Charles Dickens

Though the members of that Parliament were far from honest, and were strongly suspected to have been bought with Spanish money, they would pass no bill to enable the Queen to set aside the Princess Elizabeth and appoint her own successor.

Although Gardiner failed in this object, as well as in the darker one of bringing the Princess to the scaffold, he went on at a great pace in the revival of the unreformed religion. A new Parliament was packed, in which there were no Protestants. Preparations were made to receive Cardinal Pole in England as the Pope's messenger, bringing his holy declaration that all the nobility who had acquired Church property, should keep it - which was done to enlist their selfish interest on the Pope's side. Then a great scene was enacted, which was the triumph of the Queen's plans. Cardinal Pole arrived in great splendour and dignity, and was received with great pomp. The Parliament joined in a petition expressive of their sorrow at the change in the national religion, and praying him to receive the country again into the Popish Church. With the Queen sitting on her throne, and the King on one side of her, and the Cardinal on the other, and the Parliament present, Gardiner read the petition aloud. The Cardinal then made a great speech, and was so obliging as to say that all was forgotten and forgiven, and that the kingdom was solemnly made Roman Catholic again.

Everything was now ready for the lighting of the terrible bonfires. The Queen having declared to the Council, in writing, that she would wish none of her subjects to be burnt without some of the Council being present, and that she would particularly wish there to be good sermons at all burnings, the Council knew pretty well what was to be done next. So, after the Cardinal had blessed all the bishops as a preface to the burnings, the Chancellor Gardiner opened a High Court at Saint Mary Overy, on the Southwark side of London Bridge, for the trial of heretics. Here, two of the late Protestant clergymen, HOOPER, Bishop of Gloucester, and ROGERS, a Prebendary of St. Paul's, were brought to be tried. Hooper was tried first for being married, though a priest, and for not believing in the mass. He admitted both of these accusations, and said that the mass was a wicked imposition. Then they tried Rogers, who said the same. Next morning the two were brought up to be sentenced; and then Rogers said that his poor wife, being a German woman and a stranger in the land, he hoped might be allowed to come to speak to him before he died. To this the inhuman Gardiner replied, that she was not his wife. 'Yea, but she is, my lord,' said Rogers, 'and she hath been my wife these eighteen years.' His request was still refused, and they were both sent to Newgate; all those who stood in the streets to sell things, being ordered to put out their lights that the people might not see them. But, the people stood at their doors with candles in their hands, and prayed for them as they went by. Soon afterwards, Rogers was taken out of jail to be burnt in Smithfield; and, in the crowd as he went along, he saw his poor wife and his ten children, of whom the youngest was a little baby. And so he was burnt to death.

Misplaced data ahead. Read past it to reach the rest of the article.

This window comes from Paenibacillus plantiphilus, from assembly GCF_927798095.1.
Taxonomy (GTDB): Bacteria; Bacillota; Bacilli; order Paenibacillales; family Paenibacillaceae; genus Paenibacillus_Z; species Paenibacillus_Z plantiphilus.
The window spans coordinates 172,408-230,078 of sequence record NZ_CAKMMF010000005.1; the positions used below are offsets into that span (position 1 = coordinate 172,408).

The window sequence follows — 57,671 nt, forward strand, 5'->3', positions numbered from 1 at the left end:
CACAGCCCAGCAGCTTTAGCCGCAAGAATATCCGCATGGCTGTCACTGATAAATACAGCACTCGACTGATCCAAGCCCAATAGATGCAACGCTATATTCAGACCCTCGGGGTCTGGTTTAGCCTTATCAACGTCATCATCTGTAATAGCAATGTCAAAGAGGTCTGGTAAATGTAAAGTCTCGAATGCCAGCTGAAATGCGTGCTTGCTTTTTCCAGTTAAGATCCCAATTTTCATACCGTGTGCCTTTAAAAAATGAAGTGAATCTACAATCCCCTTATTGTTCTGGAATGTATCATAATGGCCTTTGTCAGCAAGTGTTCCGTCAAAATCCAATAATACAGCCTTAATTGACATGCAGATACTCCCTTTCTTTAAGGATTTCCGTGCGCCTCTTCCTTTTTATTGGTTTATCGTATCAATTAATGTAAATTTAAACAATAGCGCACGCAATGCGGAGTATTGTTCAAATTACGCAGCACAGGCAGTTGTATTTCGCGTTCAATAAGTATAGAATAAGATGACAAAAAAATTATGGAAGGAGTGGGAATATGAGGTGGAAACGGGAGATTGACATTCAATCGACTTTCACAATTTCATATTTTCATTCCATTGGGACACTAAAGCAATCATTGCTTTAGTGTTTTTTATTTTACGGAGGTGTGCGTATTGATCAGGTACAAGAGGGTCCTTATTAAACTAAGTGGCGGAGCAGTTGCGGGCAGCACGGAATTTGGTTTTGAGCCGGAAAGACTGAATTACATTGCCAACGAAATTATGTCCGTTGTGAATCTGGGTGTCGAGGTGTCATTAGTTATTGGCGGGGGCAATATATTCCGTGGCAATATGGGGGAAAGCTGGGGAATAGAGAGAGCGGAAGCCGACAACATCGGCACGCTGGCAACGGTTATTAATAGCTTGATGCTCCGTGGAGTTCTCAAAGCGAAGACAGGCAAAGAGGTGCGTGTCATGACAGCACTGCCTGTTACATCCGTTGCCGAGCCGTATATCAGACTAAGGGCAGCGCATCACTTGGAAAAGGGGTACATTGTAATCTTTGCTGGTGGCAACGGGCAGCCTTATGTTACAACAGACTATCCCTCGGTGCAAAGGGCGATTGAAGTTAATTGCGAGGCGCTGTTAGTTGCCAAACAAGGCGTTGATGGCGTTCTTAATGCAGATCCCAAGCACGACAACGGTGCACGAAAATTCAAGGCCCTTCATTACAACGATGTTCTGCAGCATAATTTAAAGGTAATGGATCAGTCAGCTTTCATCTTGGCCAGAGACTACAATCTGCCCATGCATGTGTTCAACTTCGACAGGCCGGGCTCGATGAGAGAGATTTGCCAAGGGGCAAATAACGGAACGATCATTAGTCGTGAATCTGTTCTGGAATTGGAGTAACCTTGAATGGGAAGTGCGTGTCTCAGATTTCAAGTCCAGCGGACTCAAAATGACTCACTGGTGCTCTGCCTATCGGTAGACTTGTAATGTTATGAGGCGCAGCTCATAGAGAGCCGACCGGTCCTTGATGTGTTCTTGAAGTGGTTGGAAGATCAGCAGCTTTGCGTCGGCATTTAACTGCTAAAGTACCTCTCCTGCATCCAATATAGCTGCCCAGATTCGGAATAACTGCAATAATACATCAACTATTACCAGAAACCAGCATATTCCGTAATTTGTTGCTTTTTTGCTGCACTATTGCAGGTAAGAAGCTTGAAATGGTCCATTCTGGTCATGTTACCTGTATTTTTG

The next day, Hooper, who was to be burnt at Gloucester, was brought out to take his last journey, and was made to wear a hood over his face that he might not be known by the people. But, they did know him for all that, down in his own part of the country; and, when he came near Gloucester, they lined the road, making prayers and lamentations. His guards took him to a lodging, where he slept soundly all night. At nine o'clock next morning, he was brought forth leaning on a staff; for he had taken cold in prison, and was infirm. The iron stake, and the iron chain which was to bind him to it, were fixed up near a great elm-tree in a pleasant open place before the cathedral, where, on peaceful Sundays, he had been accustomed to preach and to pray, when he was bishop of Gloucester.